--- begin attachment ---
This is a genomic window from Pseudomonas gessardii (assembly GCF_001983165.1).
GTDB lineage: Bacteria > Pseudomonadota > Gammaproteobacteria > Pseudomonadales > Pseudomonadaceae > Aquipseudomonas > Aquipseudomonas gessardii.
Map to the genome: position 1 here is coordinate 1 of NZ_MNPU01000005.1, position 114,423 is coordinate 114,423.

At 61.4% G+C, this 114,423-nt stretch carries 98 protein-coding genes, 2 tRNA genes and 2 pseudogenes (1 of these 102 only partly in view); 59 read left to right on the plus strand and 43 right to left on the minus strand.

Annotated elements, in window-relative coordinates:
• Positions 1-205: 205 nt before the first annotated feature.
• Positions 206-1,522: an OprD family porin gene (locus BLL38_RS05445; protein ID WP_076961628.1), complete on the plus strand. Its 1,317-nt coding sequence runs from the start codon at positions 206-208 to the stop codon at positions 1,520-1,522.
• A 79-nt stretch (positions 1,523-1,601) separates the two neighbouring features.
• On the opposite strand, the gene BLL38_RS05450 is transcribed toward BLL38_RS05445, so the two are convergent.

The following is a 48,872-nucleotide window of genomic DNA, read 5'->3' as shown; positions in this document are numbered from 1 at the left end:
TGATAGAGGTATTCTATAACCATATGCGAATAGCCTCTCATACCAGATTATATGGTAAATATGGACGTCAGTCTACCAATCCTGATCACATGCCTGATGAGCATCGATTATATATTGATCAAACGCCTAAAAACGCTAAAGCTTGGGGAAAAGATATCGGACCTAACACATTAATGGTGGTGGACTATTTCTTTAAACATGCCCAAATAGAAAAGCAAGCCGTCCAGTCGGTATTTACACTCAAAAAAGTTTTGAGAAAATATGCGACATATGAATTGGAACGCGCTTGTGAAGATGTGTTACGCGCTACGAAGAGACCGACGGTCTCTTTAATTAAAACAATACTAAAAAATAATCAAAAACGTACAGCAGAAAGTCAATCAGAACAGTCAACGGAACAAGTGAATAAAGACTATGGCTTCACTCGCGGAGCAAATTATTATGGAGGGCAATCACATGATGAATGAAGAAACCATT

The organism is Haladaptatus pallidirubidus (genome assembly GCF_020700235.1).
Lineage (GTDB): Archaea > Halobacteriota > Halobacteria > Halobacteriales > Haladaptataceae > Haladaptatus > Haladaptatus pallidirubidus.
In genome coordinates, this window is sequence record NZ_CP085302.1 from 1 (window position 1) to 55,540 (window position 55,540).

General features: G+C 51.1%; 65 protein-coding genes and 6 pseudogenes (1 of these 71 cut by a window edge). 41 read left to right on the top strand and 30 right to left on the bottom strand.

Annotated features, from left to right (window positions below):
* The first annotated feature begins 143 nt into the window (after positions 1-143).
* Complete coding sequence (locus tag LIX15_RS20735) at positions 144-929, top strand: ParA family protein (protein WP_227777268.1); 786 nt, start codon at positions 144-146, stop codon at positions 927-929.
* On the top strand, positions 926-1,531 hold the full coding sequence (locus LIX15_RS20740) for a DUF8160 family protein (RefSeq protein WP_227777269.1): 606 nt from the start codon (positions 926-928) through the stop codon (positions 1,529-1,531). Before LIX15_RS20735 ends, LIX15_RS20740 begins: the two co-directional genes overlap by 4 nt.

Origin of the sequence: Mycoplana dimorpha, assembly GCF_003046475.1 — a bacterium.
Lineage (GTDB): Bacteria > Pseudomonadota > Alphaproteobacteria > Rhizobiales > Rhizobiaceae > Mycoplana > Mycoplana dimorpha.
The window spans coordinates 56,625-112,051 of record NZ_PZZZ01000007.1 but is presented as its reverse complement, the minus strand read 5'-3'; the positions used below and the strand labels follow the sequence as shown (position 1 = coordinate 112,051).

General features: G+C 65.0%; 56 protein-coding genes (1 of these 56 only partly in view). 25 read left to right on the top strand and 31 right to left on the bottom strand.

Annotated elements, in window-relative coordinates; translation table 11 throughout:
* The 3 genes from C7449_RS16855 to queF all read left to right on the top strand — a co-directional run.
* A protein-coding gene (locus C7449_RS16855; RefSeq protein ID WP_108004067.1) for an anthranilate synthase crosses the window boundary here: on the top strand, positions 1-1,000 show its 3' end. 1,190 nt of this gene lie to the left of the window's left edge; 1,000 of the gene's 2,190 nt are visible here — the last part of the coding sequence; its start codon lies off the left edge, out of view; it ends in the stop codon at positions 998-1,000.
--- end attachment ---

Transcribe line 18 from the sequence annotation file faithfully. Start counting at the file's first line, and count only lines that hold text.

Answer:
* Complete coding sequence (locus tag LIX15_RS20735) at positions 144-929, top strand: ParA family protein (protein WP_227777268.1); 786 nt, start codon at positions 144-146, stop codon at positions 927-929.